Saturday, May 14, 2016

Canada: Fort McMurray Disaster

The raging forrest fires in Canada can be seen from this Carbon Monoxide satellite image. The levels are too high and the area affected huge. On May 1, 2016, a wildfire began southwest of Fort McMurray, Alberta, Canada. On May 3, it swept through the community, destroying more than 2,400 homes and buildings and forcing the largest wildfire evacuation in Alberta's history. The fire continues to spread across remote forested areas of northern Alberta, and has impacted Canada's oil sand operations. The wildfire may become the costliest disaster in Canadian history.
The raging wildfire, which began about two weeks ago, pushed more than 88,000 people out of their homes in Canada's oil sands capital. There are 1,714 firefighters, 123 helicopters, 226 pieces of heavy equipment and 26 air tankers currently battling the fires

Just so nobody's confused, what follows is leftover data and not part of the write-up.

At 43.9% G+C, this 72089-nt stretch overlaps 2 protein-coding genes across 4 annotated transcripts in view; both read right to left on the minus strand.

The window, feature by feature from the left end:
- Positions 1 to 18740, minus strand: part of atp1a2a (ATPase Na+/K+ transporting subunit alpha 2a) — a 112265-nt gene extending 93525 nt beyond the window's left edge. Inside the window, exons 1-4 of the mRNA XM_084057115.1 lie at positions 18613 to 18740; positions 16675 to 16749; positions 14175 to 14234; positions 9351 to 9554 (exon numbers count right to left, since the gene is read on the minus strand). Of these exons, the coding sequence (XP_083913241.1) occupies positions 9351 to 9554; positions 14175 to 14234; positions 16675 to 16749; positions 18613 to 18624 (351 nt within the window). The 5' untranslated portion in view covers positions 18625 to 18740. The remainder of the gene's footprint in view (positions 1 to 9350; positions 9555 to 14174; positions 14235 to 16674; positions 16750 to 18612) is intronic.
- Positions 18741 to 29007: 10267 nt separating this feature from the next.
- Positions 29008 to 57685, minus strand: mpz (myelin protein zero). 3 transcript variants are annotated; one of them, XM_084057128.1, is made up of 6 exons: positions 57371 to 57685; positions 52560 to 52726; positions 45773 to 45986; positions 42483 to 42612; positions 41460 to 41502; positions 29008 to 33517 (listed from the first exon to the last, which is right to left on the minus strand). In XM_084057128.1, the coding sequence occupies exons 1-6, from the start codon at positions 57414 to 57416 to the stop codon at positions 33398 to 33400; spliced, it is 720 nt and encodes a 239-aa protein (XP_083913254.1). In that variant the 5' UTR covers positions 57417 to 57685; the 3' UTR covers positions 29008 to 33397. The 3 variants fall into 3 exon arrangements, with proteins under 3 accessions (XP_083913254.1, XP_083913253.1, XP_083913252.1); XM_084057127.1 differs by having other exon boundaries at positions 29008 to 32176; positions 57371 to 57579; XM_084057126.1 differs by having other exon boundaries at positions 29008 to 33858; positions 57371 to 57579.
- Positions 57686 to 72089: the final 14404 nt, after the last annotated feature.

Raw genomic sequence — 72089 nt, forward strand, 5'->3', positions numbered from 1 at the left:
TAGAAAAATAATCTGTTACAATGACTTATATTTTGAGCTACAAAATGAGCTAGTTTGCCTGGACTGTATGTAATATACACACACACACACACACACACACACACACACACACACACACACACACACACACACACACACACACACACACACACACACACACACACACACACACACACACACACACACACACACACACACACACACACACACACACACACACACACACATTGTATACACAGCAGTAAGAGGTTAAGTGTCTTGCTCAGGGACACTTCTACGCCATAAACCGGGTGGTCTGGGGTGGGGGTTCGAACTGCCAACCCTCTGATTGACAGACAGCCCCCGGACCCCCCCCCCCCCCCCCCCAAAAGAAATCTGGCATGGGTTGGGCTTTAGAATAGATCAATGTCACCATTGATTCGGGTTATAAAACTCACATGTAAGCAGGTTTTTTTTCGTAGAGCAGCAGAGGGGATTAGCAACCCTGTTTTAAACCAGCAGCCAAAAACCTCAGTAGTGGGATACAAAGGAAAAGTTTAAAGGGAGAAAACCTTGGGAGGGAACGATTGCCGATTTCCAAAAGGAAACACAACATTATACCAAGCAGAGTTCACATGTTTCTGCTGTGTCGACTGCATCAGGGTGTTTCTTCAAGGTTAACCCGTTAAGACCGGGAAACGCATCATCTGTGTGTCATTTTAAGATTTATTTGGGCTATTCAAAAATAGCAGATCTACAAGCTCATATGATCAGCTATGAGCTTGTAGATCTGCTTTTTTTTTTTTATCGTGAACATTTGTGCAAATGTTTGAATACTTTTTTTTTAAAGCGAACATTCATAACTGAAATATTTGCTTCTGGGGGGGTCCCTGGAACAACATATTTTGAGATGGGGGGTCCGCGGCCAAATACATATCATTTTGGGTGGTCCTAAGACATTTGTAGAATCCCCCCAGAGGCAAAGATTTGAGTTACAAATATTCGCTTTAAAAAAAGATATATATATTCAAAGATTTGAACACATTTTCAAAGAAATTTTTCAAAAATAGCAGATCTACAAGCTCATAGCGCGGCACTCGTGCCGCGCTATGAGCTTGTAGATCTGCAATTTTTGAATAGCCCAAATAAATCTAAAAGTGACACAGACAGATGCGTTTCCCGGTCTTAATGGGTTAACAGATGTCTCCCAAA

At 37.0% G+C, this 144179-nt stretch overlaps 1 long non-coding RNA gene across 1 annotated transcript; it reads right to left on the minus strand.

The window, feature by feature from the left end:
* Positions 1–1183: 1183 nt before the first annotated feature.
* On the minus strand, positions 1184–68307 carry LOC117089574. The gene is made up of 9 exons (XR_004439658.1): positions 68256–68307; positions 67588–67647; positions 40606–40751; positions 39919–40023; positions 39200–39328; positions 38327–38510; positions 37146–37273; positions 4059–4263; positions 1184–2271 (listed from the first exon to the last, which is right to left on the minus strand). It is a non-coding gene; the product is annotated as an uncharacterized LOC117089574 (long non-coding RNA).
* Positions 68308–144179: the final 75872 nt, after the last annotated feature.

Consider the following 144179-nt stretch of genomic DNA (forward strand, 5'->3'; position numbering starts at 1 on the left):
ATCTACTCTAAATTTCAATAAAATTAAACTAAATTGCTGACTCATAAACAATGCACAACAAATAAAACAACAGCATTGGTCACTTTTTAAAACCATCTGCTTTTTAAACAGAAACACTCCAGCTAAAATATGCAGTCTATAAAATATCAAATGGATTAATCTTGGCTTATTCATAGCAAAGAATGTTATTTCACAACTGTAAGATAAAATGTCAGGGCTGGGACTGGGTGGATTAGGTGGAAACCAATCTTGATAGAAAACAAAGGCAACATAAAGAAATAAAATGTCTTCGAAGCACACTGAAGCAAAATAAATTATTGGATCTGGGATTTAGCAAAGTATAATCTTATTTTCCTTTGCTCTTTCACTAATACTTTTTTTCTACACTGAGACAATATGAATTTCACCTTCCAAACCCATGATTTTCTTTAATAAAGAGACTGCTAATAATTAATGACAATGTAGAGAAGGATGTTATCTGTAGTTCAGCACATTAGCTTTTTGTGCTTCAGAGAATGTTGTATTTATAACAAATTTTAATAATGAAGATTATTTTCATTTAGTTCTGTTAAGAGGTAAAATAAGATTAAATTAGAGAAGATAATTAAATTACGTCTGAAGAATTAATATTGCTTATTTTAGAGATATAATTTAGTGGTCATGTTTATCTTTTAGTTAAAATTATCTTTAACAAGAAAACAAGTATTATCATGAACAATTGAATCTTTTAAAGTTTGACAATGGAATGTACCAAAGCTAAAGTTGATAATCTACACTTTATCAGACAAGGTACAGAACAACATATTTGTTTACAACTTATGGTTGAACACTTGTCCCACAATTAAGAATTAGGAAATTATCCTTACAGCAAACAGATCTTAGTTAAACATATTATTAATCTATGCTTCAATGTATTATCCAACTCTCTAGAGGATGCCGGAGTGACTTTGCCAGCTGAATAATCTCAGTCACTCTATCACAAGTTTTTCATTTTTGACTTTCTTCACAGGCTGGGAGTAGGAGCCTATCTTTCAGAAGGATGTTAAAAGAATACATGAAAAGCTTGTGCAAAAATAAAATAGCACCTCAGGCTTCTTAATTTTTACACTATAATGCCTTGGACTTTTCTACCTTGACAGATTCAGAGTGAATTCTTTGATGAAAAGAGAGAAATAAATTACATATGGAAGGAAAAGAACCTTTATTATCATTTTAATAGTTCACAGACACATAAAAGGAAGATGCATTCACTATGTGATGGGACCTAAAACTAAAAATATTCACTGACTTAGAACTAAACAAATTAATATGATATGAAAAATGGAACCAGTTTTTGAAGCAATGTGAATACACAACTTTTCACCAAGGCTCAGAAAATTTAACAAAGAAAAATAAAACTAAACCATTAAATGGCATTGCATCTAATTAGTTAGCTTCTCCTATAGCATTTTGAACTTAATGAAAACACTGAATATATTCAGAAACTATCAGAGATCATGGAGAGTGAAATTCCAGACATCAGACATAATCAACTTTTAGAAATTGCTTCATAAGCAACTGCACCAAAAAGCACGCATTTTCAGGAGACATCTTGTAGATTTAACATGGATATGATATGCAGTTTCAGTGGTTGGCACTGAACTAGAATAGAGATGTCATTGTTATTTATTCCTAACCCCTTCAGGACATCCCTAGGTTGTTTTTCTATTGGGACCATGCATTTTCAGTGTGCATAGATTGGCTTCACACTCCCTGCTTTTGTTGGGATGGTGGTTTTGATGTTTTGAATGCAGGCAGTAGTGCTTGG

Mr Trudeau will assess the damage and meet Alberta premier Rachel Notley and emergency workers.
The fire, which has moved away from the city, destroyed 2,432 structures.
It is now 930 square miles (2,410 square kilometres) and is expected to burn for a few more weeks.
Officials have said they are making a plan within two weeks to get residents back into their homes, but fire conditions are supposed to worsen in the coming days.
The following is a Google Map image of the affected area. Looks really bad!
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